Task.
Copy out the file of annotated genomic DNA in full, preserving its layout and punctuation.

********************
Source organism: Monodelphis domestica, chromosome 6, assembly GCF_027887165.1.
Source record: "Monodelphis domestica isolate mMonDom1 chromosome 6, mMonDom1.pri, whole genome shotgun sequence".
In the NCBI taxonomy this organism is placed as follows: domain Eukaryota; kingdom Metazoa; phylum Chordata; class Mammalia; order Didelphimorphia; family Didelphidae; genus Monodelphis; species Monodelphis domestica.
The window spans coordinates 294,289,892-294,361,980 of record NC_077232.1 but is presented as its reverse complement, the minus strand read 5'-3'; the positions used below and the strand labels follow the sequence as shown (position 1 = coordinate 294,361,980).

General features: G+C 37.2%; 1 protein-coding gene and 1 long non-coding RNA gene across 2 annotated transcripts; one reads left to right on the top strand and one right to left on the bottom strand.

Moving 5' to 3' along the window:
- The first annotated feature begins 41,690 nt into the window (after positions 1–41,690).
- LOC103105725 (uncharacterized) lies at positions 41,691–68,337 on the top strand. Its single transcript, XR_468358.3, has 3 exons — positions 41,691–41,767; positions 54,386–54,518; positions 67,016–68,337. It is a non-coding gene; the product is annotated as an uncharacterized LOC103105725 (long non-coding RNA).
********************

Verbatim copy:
Source organism: Monodelphis domestica, chromosome 6, assembly GCF_027887165.1.
Source record: "Monodelphis domestica isolate mMonDom1 chromosome 6, mMonDom1.pri, whole genome shotgun sequence".
In the NCBI taxonomy this organism is placed as follows: domain Eukaryota; kingdom Metazoa; phylum Chordata; class Mammalia; order Didelphimorphia; family Didelphidae; genus Monodelphis; species Monodelphis domestica.
The window spans coordinates 294,289,892-294,361,980 of record NC_077232.1 but is presented as its reverse complement, the minus strand read 5'-3'; the positions used below and the strand labels follow the sequence as shown (position 1 = coordinate 294,361,980).

General features: G+C 37.2%; 1 protein-coding gene and 1 long non-coding RNA gene across 2 annotated transcripts; one reads left to right on the top strand and one right to left on the bottom strand.

Moving 5' to 3' along the window:
- The first annotated feature begins 41,690 nt into the window (after positions 1–41,690).
- LOC103105725 (uncharacterized) lies at positions 41,691–68,337 on the top strand. Its single transcript, XR_468358.3, has 3 exons — positions 41,691–41,767; positions 54,386–54,518; positions 67,016–68,337. It is a non-coding gene; the product is annotated as an uncharacterized LOC103105725 (long non-coding RNA).